- Associated Press - Friday, October 21, 2016

TOPEKA, Kan. (AP) - A Kansas truck driver convicted of killing a Wichita housekeeper and cutting off her head should not have been convicted of attempted rape because prosecutors used that act to land a capital murder conviction, the Kansas Supreme Court ruled Friday.

Douglas Belt, 54, died in prison of natural causes in April, but the court continued deliberating on his appeal because it had the potential to exonerate him on one or more convictions.

Belt was convicted in 2004 of capital murder, attempted rape and aggravated arson for the 2002 slaying of Lucille Gallegos, 43. Investigators have said the killing - in which Gallegos was beheaded - was one of most gruesome crimes in the city’s history. Her head has never been found.

The court’s ruling on Friday upheld the capital murder and aggravated arson convictions but dismissed the attempted rape count because it was the impetus for the capital murder conviction.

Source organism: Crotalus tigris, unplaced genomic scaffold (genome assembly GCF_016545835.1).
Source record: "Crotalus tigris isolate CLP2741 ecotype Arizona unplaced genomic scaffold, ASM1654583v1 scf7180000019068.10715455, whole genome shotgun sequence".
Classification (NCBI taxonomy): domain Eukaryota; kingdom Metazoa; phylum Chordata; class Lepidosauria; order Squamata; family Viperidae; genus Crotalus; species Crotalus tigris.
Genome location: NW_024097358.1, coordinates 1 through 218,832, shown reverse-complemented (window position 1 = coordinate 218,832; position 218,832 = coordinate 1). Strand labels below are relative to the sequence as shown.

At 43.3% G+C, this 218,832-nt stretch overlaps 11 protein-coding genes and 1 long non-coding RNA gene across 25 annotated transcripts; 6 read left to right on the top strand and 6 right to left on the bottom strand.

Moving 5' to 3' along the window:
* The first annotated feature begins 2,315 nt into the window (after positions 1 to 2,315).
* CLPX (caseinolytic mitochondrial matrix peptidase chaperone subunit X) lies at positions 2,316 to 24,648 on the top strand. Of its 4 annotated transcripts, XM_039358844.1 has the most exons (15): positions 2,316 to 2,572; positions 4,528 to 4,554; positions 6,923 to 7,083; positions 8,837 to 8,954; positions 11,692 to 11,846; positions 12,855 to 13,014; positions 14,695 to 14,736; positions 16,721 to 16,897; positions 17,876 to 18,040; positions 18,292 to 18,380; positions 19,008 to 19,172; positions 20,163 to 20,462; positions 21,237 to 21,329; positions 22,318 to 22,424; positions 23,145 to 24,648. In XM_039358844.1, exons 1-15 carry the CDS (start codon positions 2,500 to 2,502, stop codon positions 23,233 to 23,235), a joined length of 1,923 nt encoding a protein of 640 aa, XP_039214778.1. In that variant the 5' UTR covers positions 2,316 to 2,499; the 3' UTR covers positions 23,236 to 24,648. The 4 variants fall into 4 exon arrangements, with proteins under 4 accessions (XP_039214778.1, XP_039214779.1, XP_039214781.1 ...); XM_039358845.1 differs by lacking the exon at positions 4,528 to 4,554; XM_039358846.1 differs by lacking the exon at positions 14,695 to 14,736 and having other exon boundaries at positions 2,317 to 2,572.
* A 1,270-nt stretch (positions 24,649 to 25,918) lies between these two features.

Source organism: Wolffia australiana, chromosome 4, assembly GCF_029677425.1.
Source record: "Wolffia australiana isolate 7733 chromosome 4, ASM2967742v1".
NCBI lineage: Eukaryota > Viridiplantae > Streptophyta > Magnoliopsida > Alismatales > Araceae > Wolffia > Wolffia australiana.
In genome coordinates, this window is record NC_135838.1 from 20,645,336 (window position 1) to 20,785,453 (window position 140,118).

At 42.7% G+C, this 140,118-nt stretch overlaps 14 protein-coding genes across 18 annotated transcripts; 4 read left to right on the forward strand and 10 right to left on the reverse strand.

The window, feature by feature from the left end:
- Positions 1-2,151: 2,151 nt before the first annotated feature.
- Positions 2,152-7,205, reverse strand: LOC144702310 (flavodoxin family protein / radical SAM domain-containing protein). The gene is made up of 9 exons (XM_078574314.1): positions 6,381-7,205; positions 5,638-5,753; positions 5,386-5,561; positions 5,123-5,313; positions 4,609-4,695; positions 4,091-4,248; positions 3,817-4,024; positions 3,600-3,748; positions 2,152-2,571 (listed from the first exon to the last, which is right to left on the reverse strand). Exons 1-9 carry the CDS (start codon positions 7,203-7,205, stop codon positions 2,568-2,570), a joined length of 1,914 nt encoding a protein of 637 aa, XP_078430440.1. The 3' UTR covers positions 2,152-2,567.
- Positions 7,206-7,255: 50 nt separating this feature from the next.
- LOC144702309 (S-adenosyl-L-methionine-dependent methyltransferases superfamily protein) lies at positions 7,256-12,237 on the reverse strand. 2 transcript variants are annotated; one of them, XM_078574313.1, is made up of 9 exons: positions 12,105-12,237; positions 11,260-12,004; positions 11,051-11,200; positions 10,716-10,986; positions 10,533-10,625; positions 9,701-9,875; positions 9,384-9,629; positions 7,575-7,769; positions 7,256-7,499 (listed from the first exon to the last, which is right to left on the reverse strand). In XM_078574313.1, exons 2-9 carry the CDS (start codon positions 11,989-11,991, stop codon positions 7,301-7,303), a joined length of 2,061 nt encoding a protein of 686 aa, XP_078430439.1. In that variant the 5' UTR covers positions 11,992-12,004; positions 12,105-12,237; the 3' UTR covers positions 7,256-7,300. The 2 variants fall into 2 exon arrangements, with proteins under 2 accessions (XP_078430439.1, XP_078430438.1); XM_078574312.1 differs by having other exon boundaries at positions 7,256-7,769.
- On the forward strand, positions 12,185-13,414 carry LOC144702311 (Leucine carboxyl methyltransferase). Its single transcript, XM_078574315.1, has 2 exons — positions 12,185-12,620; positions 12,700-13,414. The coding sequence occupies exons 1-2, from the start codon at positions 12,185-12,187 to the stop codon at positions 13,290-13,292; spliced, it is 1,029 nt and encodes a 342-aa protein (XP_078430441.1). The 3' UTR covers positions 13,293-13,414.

Belt also was suspected in a series of rapes committed between 1989 and 1994, but the Kansas Supreme Court ruled in 2008 that the warrants for those crimes, based on DNA evidence, were not specific enough to meet legal standards.

Gallegos’ June 2002 death at a Wichita apartment complex where she worked prompted the Kansas Bureau of Investigation a year later to admit a mistake involving a blood sample taken after a 1991 rape.

The error was discovered after a sample of Belt’s DNA in the Gallegos case matched blood evidence from the 1991 case, as well as several other rape cases.

Then-KBI Director Larry Welch said some of Belt’s later crimes might have been prevented if the mistake at KBI’s Great Bend lab had not happened.

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